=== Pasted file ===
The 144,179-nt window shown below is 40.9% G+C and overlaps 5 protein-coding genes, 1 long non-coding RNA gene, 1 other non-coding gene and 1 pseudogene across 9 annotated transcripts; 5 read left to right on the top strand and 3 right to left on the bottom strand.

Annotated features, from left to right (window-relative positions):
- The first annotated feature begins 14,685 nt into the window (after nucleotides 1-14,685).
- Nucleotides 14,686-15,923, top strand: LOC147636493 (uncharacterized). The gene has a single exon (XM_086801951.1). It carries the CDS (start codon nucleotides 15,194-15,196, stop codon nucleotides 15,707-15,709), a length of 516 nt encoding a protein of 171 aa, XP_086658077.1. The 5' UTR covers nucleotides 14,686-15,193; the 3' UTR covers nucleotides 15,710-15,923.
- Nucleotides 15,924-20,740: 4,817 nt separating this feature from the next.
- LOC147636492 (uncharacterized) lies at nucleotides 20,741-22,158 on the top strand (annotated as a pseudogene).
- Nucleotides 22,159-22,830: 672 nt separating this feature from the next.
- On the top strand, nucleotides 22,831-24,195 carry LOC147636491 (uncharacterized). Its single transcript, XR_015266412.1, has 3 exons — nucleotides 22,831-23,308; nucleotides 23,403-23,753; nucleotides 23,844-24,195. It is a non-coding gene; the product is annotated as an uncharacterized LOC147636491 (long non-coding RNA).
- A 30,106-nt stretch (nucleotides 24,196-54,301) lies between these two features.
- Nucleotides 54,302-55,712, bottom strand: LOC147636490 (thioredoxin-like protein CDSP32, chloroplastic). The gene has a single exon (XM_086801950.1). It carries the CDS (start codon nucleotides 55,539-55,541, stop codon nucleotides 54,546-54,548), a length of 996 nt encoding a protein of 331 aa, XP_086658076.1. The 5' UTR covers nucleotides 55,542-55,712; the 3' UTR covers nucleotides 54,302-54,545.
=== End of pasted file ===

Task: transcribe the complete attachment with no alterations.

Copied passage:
The 144,179-nt window shown below is 40.9% G+C and overlaps 5 protein-coding genes, 1 long non-coding RNA gene, 1 other non-coding gene and 1 pseudogene across 9 annotated transcripts; 5 read left to right on the top strand and 3 right to left on the bottom strand.

Annotated features, from left to right (window-relative positions):
- The first annotated feature begins 14,685 nt into the window (after nucleotides 1-14,685).
- Nucleotides 14,686-15,923, top strand: LOC147636493 (uncharacterized). The gene has a single exon (XM_086801951.1). It carries the CDS (start codon nucleotides 15,194-15,196, stop codon nucleotides 15,707-15,709), a length of 516 nt encoding a protein of 171 aa, XP_086658077.1. The 5' UTR covers nucleotides 14,686-15,193; the 3' UTR covers nucleotides 15,710-15,923.
- Nucleotides 15,924-20,740: 4,817 nt separating this feature from the next.
- LOC147636492 (uncharacterized) lies at nucleotides 20,741-22,158 on the top strand (annotated as a pseudogene).
- Nucleotides 22,159-22,830: 672 nt separating this feature from the next.
- On the top strand, nucleotides 22,831-24,195 carry LOC147636491 (uncharacterized). Its single transcript, XR_015266412.1, has 3 exons — nucleotides 22,831-23,308; nucleotides 23,403-23,753; nucleotides 23,844-24,195. It is a non-coding gene; the product is annotated as an uncharacterized LOC147636491 (long non-coding RNA).
- A 30,106-nt stretch (nucleotides 24,196-54,301) lies between these two features.
- Nucleotides 54,302-55,712, bottom strand: LOC147636490 (thioredoxin-like protein CDSP32, chloroplastic). The gene has a single exon (XM_086801950.1). It carries the CDS (start codon nucleotides 55,539-55,541, stop codon nucleotides 54,546-54,548), a length of 996 nt encoding a protein of 331 aa, XP_086658076.1. The 5' UTR covers nucleotides 55,542-55,712; the 3' UTR covers nucleotides 54,302-54,545.